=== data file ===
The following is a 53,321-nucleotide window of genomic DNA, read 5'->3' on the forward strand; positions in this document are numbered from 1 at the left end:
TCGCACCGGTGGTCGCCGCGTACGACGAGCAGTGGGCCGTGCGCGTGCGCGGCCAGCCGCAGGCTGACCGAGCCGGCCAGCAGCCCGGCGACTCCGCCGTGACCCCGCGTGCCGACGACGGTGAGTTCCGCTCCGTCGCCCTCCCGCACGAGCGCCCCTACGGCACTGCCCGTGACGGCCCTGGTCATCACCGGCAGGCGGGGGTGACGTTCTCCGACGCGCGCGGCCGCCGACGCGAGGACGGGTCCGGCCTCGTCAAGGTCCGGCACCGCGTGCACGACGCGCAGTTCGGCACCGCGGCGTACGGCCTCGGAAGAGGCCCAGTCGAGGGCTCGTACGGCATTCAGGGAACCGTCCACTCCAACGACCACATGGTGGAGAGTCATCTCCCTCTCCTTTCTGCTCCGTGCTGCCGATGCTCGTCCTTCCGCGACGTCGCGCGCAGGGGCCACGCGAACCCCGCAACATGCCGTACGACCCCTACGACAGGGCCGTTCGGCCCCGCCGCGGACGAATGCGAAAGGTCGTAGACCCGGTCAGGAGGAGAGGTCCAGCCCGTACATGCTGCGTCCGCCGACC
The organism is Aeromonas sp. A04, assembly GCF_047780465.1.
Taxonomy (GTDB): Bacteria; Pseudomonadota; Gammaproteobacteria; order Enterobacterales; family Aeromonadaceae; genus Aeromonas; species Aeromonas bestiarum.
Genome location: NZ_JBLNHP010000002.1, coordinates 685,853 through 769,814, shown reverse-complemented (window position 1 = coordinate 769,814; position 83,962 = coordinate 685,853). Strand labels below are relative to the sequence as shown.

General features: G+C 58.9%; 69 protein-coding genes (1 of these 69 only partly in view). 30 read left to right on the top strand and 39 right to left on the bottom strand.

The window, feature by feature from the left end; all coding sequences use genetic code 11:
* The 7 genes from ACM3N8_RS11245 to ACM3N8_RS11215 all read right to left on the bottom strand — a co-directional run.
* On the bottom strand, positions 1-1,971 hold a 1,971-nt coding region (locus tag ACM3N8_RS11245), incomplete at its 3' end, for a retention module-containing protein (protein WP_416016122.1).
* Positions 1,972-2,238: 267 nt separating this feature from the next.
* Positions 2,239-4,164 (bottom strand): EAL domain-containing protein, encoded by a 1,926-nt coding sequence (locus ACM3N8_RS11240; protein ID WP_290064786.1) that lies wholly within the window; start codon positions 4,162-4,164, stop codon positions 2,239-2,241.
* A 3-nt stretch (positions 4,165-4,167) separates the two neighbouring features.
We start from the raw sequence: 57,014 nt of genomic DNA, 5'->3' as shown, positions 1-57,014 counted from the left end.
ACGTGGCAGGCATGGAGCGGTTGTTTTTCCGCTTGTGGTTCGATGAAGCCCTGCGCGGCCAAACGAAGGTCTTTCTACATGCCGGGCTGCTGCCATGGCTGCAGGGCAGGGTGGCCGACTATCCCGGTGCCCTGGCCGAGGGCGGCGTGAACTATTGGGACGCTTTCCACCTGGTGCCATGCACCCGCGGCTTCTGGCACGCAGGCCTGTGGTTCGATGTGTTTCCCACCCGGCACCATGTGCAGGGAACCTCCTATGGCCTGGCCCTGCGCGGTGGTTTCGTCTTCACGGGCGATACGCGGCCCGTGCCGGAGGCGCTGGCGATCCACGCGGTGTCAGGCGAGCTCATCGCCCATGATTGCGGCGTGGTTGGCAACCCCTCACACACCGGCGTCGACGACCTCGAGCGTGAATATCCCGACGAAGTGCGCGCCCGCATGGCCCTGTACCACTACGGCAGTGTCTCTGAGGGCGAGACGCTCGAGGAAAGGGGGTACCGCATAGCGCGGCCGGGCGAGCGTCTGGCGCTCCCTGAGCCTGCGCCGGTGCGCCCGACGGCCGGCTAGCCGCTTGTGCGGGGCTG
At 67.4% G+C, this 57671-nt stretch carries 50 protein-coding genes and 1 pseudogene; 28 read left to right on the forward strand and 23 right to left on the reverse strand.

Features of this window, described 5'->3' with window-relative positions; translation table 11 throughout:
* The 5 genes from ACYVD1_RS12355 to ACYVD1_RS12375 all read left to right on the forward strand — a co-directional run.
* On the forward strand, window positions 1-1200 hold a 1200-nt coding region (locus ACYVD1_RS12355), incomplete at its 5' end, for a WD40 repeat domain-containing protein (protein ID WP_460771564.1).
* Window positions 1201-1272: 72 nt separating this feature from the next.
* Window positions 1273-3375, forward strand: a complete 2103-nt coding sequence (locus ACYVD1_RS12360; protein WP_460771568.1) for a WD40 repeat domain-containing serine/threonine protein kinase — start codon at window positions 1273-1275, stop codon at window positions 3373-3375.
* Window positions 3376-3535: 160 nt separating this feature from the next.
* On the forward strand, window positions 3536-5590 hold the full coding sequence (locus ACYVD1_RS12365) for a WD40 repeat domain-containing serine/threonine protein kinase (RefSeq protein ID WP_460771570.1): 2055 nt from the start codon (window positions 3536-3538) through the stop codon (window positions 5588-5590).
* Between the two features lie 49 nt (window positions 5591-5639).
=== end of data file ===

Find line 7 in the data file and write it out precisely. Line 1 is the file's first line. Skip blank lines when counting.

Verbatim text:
The window, feature by feature from the left end; all coding sequences use genetic code 11: